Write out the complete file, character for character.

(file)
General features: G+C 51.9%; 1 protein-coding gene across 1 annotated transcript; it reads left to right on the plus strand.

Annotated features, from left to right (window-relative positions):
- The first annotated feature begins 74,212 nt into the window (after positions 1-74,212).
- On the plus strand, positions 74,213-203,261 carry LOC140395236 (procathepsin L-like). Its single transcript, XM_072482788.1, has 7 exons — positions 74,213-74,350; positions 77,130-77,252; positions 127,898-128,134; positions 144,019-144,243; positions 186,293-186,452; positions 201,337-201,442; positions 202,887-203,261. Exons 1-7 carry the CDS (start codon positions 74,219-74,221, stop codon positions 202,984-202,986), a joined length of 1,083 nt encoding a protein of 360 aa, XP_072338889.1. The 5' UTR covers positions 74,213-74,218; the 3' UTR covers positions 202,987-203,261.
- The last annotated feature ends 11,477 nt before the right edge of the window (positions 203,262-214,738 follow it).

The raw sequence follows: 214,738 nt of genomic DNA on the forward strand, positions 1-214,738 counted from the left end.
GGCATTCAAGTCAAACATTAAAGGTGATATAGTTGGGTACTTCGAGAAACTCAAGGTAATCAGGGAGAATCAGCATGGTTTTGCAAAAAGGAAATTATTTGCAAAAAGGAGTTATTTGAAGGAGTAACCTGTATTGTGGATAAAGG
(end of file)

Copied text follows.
General features: G+C 51.9%; 1 protein-coding gene across 1 annotated transcript; it reads left to right on the plus strand.

Annotated features, from left to right (window-relative positions):
- The first annotated feature begins 74,212 nt into the window (after positions 1-74,212).
- On the plus strand, positions 74,213-203,261 carry LOC140395236 (procathepsin L-like). Its single transcript, XM_072482788.1, has 7 exons — positions 74,213-74,350; positions 77,130-77,252; positions 127,898-128,134; positions 144,019-144,243; positions 186,293-186,452; positions 201,337-201,442; positions 202,887-203,261. Exons 1-7 carry the CDS (start codon positions 74,219-74,221, stop codon positions 202,984-202,986), a joined length of 1,083 nt encoding a protein of 360 aa, XP_072338889.1. The 5' UTR covers positions 74,213-74,218; the 3' UTR covers positions 202,987-203,261.
- The last annotated feature ends 11,477 nt before the right edge of the window (positions 203,262-214,738 follow it).

The raw sequence follows: 214,738 nt of genomic DNA on the forward strand, positions 1-214,738 counted from the left end.
GGCATTCAAGTCAAACATTAAAGGTGATATAGTTGGGTACTTCGAGAAACTCAAGGTAATCAGGGAGAATCAGCATGGTTTTGCAAAAAGGAAATTATTTGCAAAAAGGAGTTATTTGAAGGAGTAACCTGTATTGTGGATAAAGG